December 23, 2019

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Deidre McCabe, Director, Office of Communications, 410-767-3536

Maureen Regan, Deputy Director, Office of Communications, 410-767-8649

 

Maryland Department of Health announces new Deputy Secretary to lead Behavioral Health Administration

 

Baltimore, MD – The Maryland Department of Health (MDH) today announced the selection of Dr. Aliya Jones as Deputy Secretary to head the Behavioral Health Administration (BHA) beginning Jan. 2, 2020. 

 

Jones will lead the Department of Health's team that assures clinical quality across state mental health and addiction programs, seven state psychiatric hospitals and problem gambling and suicide prevention programs. 

 

“With her professional experience integrating mental health and addiction, Dr. Jones is the right person to lead BHA in the future,” said Health Secretary Robert R. Neall.  “It is imperative to have a leader with professional and clinical experience who understands today’s pressing issues from a medical perspective. Dr. Jones has worked across disciplines and has the local and regional expertise to enhance Maryland’s public behavioral health system.”

 

Serving approximately 278,000 people and 3,500 providers throughout the state, BHA has oversight responsibility for publicly funded inpatient and community behavioral health services to help individuals with substance-related, mental health and co-occurring disorders. BHA develops integrated processes for planning, policy and services to ensure a coordinated quality system of care is available to individuals with behavioral health conditions.

 

BHA programs and services promote recovery, resiliency, health and wellness for individuals who have or are at risk for emotional, substance-related, addictive or psychiatric disorders. BHA also is responsible for regulating and licensing all behavioral health programs in Maryland’s behavioral health system and has oversight responsibility to ensure provider compliance with the Code of Maryland Regulations and state policy.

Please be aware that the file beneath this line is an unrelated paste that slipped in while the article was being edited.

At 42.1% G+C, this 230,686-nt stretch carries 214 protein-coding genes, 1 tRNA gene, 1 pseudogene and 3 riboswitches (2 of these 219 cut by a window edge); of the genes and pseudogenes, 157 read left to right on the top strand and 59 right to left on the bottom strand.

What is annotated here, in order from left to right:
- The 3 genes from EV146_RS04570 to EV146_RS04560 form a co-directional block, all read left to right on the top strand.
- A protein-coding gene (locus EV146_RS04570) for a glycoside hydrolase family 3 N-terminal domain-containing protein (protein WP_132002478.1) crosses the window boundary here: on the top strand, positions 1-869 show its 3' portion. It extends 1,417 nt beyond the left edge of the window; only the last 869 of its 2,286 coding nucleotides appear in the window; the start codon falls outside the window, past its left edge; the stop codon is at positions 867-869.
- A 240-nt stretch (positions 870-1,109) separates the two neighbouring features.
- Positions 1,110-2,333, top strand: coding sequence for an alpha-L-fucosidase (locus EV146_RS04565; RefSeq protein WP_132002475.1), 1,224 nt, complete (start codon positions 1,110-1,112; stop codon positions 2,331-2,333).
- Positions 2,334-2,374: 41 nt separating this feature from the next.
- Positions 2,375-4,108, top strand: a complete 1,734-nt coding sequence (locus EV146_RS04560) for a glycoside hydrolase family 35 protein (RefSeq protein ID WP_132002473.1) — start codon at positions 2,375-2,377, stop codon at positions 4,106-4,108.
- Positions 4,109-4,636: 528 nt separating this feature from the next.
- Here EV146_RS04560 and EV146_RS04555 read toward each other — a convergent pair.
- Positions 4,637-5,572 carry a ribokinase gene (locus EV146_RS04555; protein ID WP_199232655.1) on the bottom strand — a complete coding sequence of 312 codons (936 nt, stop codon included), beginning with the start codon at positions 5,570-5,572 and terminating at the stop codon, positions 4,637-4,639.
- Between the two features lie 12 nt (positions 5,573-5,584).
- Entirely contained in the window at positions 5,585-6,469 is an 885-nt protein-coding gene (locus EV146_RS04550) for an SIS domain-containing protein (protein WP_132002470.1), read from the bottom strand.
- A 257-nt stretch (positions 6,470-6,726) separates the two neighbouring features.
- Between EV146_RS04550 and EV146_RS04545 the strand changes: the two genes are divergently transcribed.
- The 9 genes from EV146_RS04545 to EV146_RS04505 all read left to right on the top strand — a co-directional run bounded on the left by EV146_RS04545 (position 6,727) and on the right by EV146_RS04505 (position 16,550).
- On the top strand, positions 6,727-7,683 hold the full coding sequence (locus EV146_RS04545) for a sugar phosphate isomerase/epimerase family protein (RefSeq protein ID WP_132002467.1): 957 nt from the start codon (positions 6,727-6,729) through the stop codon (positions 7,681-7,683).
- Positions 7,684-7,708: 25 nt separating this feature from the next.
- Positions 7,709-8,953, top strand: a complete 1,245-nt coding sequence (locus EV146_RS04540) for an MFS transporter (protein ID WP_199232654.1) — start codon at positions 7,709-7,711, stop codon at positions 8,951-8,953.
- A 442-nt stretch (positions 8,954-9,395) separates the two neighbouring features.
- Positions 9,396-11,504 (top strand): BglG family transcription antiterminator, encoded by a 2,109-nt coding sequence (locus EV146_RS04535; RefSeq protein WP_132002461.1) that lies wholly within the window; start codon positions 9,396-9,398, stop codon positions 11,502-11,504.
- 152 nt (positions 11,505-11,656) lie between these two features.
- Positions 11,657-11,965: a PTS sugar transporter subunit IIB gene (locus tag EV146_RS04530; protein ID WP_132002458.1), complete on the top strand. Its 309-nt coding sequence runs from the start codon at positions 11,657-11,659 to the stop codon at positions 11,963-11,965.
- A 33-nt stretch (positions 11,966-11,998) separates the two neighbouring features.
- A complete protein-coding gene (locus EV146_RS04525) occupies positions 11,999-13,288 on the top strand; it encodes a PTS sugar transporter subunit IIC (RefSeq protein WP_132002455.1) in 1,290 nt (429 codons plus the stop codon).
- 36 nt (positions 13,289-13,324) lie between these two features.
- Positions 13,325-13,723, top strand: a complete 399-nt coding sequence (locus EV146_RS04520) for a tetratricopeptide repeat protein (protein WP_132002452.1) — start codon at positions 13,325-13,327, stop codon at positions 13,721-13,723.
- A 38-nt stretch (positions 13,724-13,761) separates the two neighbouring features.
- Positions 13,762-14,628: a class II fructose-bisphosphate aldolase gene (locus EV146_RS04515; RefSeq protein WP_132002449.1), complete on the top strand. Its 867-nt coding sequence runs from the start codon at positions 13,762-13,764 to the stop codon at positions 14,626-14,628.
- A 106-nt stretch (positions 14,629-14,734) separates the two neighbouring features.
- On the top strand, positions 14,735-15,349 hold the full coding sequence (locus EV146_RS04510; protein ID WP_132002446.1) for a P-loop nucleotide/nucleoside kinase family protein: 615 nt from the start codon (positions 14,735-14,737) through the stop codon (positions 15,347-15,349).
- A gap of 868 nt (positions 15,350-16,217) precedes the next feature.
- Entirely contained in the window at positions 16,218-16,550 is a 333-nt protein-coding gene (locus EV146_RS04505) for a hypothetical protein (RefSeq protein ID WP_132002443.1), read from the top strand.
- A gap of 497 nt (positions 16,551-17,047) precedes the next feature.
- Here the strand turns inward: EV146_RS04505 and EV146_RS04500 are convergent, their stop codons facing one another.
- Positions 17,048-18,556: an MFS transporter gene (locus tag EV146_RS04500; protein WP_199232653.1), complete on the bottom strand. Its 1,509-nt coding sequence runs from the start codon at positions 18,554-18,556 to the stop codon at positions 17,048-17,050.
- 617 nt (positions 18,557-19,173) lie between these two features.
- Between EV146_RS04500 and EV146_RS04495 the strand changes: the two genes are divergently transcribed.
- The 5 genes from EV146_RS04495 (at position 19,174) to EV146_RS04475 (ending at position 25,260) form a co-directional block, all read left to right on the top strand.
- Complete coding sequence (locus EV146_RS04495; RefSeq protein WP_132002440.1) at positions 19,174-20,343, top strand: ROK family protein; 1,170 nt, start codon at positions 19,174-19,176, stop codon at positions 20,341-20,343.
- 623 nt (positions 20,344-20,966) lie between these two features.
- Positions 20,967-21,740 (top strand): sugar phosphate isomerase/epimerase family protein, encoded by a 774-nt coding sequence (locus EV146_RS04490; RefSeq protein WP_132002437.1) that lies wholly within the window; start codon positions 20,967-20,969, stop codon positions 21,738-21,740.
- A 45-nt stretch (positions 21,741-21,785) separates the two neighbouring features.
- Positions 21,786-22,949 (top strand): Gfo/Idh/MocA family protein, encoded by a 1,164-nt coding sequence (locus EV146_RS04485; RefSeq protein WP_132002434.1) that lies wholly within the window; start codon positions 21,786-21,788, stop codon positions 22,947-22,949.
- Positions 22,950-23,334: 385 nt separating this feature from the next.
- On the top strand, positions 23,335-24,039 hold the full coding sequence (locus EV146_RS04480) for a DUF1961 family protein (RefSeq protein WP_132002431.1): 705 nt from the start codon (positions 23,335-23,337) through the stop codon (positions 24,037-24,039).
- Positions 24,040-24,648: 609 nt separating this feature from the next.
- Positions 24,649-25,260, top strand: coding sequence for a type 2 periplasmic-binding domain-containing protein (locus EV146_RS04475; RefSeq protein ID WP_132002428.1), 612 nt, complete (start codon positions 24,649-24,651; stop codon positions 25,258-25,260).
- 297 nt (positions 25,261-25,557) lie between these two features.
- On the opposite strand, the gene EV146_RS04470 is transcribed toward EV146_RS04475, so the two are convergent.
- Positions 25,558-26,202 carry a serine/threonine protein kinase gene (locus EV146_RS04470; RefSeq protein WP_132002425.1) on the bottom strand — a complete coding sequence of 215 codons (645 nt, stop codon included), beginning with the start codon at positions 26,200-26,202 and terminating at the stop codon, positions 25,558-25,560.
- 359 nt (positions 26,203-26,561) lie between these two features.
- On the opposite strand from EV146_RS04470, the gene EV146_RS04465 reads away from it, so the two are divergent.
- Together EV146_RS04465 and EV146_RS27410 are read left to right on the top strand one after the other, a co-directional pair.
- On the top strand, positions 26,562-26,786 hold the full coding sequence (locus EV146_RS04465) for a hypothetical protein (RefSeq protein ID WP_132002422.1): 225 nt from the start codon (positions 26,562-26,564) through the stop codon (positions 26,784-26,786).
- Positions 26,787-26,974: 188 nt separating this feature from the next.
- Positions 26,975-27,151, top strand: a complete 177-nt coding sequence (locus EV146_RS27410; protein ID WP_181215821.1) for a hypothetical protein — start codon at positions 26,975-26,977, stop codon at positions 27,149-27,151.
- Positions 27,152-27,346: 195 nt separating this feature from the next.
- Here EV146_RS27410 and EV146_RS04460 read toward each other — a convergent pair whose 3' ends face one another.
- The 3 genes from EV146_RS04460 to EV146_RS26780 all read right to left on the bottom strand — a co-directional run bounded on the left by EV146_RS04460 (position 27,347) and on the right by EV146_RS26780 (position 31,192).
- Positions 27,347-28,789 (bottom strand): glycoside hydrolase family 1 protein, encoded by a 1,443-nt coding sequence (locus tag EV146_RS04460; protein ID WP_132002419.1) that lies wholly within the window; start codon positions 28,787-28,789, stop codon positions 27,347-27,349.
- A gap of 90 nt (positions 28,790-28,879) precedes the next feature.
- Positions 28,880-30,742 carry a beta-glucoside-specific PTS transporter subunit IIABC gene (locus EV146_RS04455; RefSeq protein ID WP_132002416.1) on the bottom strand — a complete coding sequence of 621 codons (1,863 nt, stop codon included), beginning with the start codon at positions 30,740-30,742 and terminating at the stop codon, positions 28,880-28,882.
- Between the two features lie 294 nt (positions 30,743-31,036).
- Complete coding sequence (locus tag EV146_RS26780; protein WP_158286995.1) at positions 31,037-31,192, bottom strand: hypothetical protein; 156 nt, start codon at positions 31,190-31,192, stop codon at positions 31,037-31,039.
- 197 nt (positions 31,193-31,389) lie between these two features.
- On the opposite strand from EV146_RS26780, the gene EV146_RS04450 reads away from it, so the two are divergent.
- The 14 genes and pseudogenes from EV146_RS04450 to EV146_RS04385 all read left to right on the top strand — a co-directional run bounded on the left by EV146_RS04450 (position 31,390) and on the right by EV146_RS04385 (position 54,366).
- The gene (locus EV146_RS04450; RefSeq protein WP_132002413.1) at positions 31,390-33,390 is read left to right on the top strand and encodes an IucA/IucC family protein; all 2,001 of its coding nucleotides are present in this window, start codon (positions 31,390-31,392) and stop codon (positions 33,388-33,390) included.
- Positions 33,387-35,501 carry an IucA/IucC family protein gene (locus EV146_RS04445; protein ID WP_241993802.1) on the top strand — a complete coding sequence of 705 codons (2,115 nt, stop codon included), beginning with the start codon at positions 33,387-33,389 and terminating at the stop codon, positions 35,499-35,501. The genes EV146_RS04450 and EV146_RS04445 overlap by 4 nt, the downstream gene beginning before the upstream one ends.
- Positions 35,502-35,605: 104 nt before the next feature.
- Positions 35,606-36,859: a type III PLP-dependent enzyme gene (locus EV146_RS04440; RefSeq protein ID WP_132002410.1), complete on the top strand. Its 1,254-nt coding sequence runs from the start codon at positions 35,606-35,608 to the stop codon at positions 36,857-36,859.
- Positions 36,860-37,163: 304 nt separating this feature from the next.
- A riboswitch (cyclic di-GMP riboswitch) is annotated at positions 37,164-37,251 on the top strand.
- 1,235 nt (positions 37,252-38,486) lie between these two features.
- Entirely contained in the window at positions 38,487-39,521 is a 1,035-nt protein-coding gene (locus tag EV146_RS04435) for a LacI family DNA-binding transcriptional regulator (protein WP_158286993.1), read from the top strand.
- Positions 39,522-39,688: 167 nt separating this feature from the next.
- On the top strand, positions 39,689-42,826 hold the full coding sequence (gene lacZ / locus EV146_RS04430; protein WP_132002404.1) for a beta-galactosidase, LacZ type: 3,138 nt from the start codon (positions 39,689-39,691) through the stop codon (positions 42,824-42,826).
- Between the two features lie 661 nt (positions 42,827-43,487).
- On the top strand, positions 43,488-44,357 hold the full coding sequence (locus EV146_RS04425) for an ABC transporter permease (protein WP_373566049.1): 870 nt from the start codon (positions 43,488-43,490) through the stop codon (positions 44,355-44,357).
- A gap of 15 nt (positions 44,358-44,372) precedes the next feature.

“As a psychiatrist, it will be personally rewarding to make a difference in the public behavioral health care delivery system, an institution that has such great influence over the way behavioral health care services are delivered in this state,” said Jones. “I am thankful to Secretary Neall for his forward thinking and for calling for a physician to lead this administration.

 

“The behavioral health ecosystem is growing and thriving, and yet as we move forward we cannot leave anyone behind,” she added. “It is important for me to be an ambassador to communities that stigmatize mental illness and medications used to treat substance use disorders. As an addiction specialist in the time of this opioid crisis, I look forward to helping ensure we are moving in the right direction in all of our communities to combat this epidemic.”

 

With nearly two decades of experience in the medical field, Jones comes to MDH from Bon Secours Hospital in Baltimore, where she served seven years as Chief of Psychiatry and Chair of Behavioral Health. She led 19 service programs, nine of which were created under her leadership, including the nation’s first court-involved diversion program. 

 

Recognized statewide for her expertise and leadership, Jones has served on Baltimore’s Heroin and Prevention Task Force, the Maryland Hospital Association’s Behavioral Health Task Force, and Maryland’s Forensic Advisory Workgroup. She has an MBA from the University of Maryland Robert H. Smith School of Business and a medical degree from the University of Virginia School of Medicine.

 

“We face a number of challenges in behavioral health, including the ongoing opioid crisis. Managing the vast array of clinical and therapeutic treatments services, public awareness and prevention programs and other related efforts is no easy feat,” said Neall. “To have found someone who understands Maryland’s unique challenges is invaluable."  

 

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The Maryland Department of Health is dedicated to protecting and improving the health and safety of all Marylanders through disease prevention, access to care, quality management and community engagement.

 

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